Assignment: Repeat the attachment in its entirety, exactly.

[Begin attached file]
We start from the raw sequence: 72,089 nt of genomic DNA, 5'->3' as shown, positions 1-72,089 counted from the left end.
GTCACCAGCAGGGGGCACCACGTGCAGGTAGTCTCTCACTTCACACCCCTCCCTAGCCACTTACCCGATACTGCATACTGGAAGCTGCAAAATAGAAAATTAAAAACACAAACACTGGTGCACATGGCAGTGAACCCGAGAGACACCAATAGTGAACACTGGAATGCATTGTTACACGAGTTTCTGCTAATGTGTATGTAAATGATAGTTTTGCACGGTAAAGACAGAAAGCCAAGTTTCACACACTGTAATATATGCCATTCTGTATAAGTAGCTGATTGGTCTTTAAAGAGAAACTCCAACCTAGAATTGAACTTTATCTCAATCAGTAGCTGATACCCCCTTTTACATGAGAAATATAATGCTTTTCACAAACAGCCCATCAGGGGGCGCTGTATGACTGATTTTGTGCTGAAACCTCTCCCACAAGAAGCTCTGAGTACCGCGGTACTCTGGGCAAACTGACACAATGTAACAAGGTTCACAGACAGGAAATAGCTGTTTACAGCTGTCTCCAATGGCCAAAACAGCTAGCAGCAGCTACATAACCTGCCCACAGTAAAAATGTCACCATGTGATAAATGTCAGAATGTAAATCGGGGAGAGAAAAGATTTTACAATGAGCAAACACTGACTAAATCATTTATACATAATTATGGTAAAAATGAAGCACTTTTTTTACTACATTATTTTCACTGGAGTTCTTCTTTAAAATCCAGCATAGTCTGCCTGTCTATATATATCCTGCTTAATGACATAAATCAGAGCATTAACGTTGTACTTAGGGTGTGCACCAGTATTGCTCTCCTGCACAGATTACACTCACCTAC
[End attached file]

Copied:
We start from the raw sequence: 72,089 nt of genomic DNA, 5'->3' as shown, positions 1-72,089 counted from the left end.
GTCACCAGCAGGGGGCACCACGTGCAGGTAGTCTCTCACTTCACACCCCTCCCTAGCCACTTACCCGATACTGCATACTGGAAGCTGCAAAATAGAAAATTAAAAACACAAACACTGGTGCACATGGCAGTGAACCCGAGAGACACCAATAGTGAACACTGGAATGCATTGTTACACGAGTTTCTGCTAATGTGTATGTAAATGATAGTTTTGCACGGTAAAGACAGAAAGCCAAGTTTCACACACTGTAATATATGCCATTCTGTATAAGTAGCTGATTGGTCTTTAAAGAGAAACTCCAACCTAGAATTGAACTTTATCTCAATCAGTAGCTGATACCCCCTTTTACATGAGAAATATAATGCTTTTCACAAACAGCCCATCAGGGGGCGCTGTATGACTGATTTTGTGCTGAAACCTCTCCCACAAGAAGCTCTGAGTACCGCGGTACTCTGGGCAAACTGACACAATGTAACAAGGTTCACAGACAGGAAATAGCTGTTTACAGCTGTCTCCAATGGCCAAAACAGCTAGCAGCAGCTACATAACCTGCCCACAGTAAAAATGTCACCATGTGATAAATGTCAGAATGTAAATCGGGGAGAGAAAAGATTTTACAATGAGCAAACACTGACTAAATCATTTATACATAATTATGGTAAAAATGAAGCACTTTTTTTACTACATTATTTTCACTGGAGTTCTTCTTTAAAATCCAGCATAGTCTGCCTGTCTATATATATCCTGCTTAATGACATAAATCAGAGCATTAACGTTGTACTTAGGGTGTGCACCAGTATTGCTCTCCTGCACAGATTACACTCACCTAC